First lines, and a New Year

I’ve been struggling with the opening pages of the story I’m working on lately – writing, rewriting, chopping, slashing, rearranging punctuation and words. Frustrating! So I decided to check out some first lines of middle grade novels I keep close at hand:

When May died, Ob came back to the trailer, got out of his good suit and into his regular clothes, then went and sat in the Chevy for the rest of the night.” 

May

Jacob held his pointer finger just above his thumb, forming a small rectangular box in the air. He closed one eye, held the box up to his open eye, and trapped puny little Majok in the frame.” – A HARE IN THE ELEPHANT’S TRUNK  (moi)

Uncle Ted said Jimmy bumped his head falling off the swing. He said Jimmy just seemed to let go of the chains when he reached the highest arc, and he fell, thunk, to the ground and lay still.” Hartry

 

The movement of the train rocked me like a lullaby. I closed my eyes to the dusty countryside and imagined the sign I knew only from stories.” Vanderpool

 

They’re all very different openings, but what they have in common is that they invite the reader in to the story, and they raise questions – who is this person, and what’s going to happen to them? First lines must be full of the ever-elusive “voice”, set the tone, convince the reader it’s worth his/her time to read further.

I wrestle with beginning lines a lot more than closing lines. Not sure what that says about me or my writing process. In particular, I’m never fully convinced I’ve started the story in exactly the “right place”. There are rules about creating first lines with a lot of oomph, but there are also many examples of amazing books that completely break those rules, and all fiction-writing rules, in fact (example – “It was a dark and stormy night.” – A WRINKLE IN TIME, L’Engle).

Here’s a great blog post about first lines, specifically in relation to middle grade novels: http://www.fromthemixedupfiles.com/2010/07/first-lines-or-love-at-first-sight/

I’m usually inspired to get back to work when January 1st rolls around – how about you? Any fabulous first lines you’ve stumbled upon (or written) lately? Hope 2014 will be a banner year for you and yours – full of peace, health and love.

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About janlcoates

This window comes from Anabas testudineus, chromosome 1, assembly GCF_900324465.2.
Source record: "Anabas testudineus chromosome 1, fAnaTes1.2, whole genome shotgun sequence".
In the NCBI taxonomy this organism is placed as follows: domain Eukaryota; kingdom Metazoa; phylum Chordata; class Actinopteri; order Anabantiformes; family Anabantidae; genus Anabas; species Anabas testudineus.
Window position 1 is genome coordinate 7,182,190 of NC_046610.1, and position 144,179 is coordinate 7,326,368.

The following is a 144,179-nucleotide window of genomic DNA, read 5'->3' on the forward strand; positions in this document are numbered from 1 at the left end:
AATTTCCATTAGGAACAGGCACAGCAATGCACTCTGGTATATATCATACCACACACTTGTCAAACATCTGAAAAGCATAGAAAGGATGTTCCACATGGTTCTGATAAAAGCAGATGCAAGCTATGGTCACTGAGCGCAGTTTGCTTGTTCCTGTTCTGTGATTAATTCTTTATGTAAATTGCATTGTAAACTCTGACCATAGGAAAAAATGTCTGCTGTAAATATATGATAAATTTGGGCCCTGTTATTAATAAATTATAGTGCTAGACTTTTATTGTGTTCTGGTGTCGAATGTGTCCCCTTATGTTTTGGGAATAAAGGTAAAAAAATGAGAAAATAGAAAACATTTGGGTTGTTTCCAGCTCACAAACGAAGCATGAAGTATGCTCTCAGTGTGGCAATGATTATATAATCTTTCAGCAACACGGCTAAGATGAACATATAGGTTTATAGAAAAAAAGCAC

I'm a Nova Scotia children's author. My first picture book, "Rainbows in the Dark", was published in 2005, by Second Story Press. My young adult novel, "A Hare in the Elephant's Trunk" was published in the fall of 2010, by Red Deer Press.
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8 Responses to First lines, and a New Year

  1. Laura Best says:

    I’m with you, Jan. That first line/lines/paragraphs are sometimes difficult to pin down. But I have lots of confidence in your ability, maybe even more than my own. ;) I know you’ll get it.

  2. mirkabreen says:

    I don’t know why, but the first line is often the first to come to me. Seems they have become an art form all their own. Good luck and inspiration to you with your WIP.

    • janlcoates says:

      It’s a funny thing to dwell (obsess) on the opening lines when you consider how many more there are to follow… I’m still hard at it, waking up in the middle of the night with brilliant solutions that somehow lose their sheen in the light of day:)

  3. Darlene says:

    First lines are always tricky but I don’t think they have to be mind blowing. They do however need to set the tone.I just read a book with a great opening, “The mirror on the back of the bathroom door’s all cloudy. Makes me look like an angel.” I read on and wasn’t disappointed. I’m sure you’ll come up with another great opening Jan.

  4. Thank you for sharing these wonderful first lines, Jan. I struggle with first lines, too, because I am one of those picky readers who need to be “hooked” from page one. It is a great feeling when you hit on *just* the right one, though!

    • janlcoates says:

      Nice to have you stop by, Becky! I’ve rewritten my opening pages several times since this blog post – never giving up seems to be a key factor in this crazy writing game! I’ll admit to giving a book at least a chapter to hook me, but it’s great when the first paragraphs are enough.

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